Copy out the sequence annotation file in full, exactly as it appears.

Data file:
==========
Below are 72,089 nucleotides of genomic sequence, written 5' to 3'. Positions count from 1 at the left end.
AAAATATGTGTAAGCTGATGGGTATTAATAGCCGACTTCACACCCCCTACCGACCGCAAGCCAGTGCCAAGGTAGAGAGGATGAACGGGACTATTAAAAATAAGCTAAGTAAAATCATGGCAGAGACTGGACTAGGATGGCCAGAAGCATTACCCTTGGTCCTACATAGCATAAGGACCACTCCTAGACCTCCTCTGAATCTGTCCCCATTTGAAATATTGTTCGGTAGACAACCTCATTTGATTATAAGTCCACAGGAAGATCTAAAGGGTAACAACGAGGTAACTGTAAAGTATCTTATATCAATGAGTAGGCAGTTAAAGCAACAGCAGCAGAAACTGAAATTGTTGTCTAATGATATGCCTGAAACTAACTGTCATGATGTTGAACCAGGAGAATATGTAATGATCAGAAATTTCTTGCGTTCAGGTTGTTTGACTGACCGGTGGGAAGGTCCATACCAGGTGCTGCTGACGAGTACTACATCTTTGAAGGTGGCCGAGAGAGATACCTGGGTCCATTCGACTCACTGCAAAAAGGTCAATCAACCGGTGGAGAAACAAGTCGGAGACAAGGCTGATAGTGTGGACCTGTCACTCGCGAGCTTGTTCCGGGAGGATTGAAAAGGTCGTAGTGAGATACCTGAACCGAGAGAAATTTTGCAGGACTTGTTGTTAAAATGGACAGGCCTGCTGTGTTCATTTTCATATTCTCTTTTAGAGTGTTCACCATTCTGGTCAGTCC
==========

Below are 72,089 nucleotides of genomic sequence, written 5' to 3'. Positions count from 1 at the left end.
AAAATATGTGTAAGCTGATGGGTATTAATAGCCGACTTCACACCCCCTACCGACCGCAAGCCAGTGCCAAGGTAGAGAGGATGAACGGGACTATTAAAAATAAGCTAAGTAAAATCATGGCAGAGACTGGACTAGGATGGCCAGAAGCATTACCCTTGGTCCTACATAGCATAAGGACCACTCCTAGACCTCCTCTGAATCTGTCCCCATTTGAAATATTGTTCGGTAGACAACCTCATTTGATTATAAGTCCACAGGAAGATCTAAAGGGTAACAACGAGGTAACTGTAAAGTATCTTATATCAATGAGTAGGCAGTTAAAGCAACAGCAGCAGAAACTGAAATTGTTGTCTAATGATATGCCTGAAACTAACTGTCATGATGTTGAACCAGGAGAATATGTAATGATCAGAAATTTCTTGCGTTCAGGTTGTTTGACTGACCGGTGGGAAGGTCCATACCAGGTGCTGCTGACGAGTACTACATCTTTGAAGGTGGCCGAGAGAGATACCTGGGTCCATTCGACTCACTGCAAAAAGGTCAATCAACCGGTGGAGAAACAAGTCGGAGACAAGGCTGATAGTGTGGACCTGTCACTCGCGAGCTTGTTCCGGGAGGATTGAAAAGGTCGTAGTGAGATACCTGAACCGAGAGAAATTTTGCAGGACTTGTTGTTAAAATGGACAGGCCTGCTGTGTTCATTTTCATATTCTCTTTTAGAGTGTTCACCATTCTGGTCAGTCC